Interactive virtual gravity globe, based on BGI’s global gravity grids by Bonvalot et al. (2012)

Ready for a fresh start in 2019, our web development guru Michael Chin has created a new interactive virtual gravity globe, based on BGI’s global gravity grids by Bonvalot et al. (2012). The virtual globe allows the user to visualise either Bouguer or isostatic gravity anomalies. The latter has both the effect of surface and Moho topography removed, highlighting the remaining gravity anomalies, which may reflect density anomalies on the crust, mantle lithosphere, or the convecting mantle. The user can choose either high-resolution SRTM15 topography data as terrain model, or the vertical gravity gradient (VGG). By choosing the VGG users are able to evaluate isostatic gravity anomalies in the context of small-scale crustal structures. View the virtual globe here: http://portal.gplates.org/cesium/?view=WGM2012. All you need is a web browser, and interacting with the globe also works on your smartphone or tablet. The globe is particularly useful for a quick interactive exploration of gravity anomalies of sedimentary basins.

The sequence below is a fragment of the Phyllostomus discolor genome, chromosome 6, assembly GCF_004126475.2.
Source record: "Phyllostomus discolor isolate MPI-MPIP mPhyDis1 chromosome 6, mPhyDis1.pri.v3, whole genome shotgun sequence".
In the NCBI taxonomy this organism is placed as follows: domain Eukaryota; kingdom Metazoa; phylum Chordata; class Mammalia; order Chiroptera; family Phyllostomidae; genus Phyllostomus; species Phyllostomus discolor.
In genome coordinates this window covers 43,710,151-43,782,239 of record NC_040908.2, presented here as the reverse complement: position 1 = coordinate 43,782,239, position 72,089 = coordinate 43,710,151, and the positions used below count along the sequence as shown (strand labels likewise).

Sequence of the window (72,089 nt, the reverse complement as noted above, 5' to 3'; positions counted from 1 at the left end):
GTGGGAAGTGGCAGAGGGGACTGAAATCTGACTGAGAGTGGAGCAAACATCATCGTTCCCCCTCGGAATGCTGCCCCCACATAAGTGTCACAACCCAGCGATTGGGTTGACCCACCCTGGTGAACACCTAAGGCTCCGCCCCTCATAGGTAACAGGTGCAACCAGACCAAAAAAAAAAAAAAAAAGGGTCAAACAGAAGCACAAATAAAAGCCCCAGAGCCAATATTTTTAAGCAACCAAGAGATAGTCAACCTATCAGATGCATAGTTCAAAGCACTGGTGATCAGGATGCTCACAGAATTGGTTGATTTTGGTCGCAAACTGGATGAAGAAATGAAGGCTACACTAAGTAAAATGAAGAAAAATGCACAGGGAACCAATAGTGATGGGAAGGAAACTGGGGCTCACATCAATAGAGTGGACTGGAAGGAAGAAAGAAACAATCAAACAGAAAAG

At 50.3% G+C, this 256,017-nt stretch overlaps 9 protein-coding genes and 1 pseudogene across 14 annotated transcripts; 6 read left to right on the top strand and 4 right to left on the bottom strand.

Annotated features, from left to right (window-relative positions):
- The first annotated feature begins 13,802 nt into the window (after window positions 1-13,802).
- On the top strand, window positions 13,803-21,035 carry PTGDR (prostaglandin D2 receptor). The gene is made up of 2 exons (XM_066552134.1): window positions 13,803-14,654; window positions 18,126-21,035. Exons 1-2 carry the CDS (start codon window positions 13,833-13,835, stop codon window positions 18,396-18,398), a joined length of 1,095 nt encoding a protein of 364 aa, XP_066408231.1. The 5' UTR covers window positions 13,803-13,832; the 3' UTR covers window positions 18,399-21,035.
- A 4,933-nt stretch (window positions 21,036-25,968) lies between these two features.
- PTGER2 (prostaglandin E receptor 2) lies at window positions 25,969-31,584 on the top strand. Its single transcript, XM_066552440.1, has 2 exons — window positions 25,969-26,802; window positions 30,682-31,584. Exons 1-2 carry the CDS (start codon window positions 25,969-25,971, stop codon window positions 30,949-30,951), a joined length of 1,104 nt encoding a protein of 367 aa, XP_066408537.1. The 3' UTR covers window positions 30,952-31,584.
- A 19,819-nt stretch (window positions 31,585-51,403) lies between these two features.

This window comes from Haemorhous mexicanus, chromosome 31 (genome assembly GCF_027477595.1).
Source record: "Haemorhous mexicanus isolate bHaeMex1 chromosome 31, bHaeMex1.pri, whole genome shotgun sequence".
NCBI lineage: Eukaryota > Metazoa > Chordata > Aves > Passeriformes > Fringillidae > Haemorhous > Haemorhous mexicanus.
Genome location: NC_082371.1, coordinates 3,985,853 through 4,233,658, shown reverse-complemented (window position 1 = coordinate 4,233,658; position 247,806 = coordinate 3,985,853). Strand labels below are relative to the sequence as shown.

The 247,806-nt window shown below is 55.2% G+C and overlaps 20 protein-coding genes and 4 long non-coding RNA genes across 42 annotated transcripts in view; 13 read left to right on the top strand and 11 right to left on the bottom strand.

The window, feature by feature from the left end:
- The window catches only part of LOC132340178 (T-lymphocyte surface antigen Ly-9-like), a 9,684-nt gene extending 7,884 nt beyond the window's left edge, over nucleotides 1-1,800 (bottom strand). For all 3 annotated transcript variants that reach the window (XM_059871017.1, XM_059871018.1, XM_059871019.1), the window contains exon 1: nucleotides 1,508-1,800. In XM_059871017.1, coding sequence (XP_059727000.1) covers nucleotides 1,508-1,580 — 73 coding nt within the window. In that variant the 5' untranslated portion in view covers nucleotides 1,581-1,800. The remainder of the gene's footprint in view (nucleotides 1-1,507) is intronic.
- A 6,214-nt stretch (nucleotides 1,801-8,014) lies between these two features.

Southeast Asia
Himalayas
Australia and eastern Indian Ocean
Canadian Arctic, Baffin Bay and Greenland
Northern Atlantic and Arctic
Northern Africa and Mediterranean
Arabian Peninsula and Zagros region
Antarctic Peninsula and West Antarctica
Kerguelen and East Antarctica
Ross Sea and Wilkes Land
East Asia and adjacent trenches
Aleutian Trench and Bering Sea
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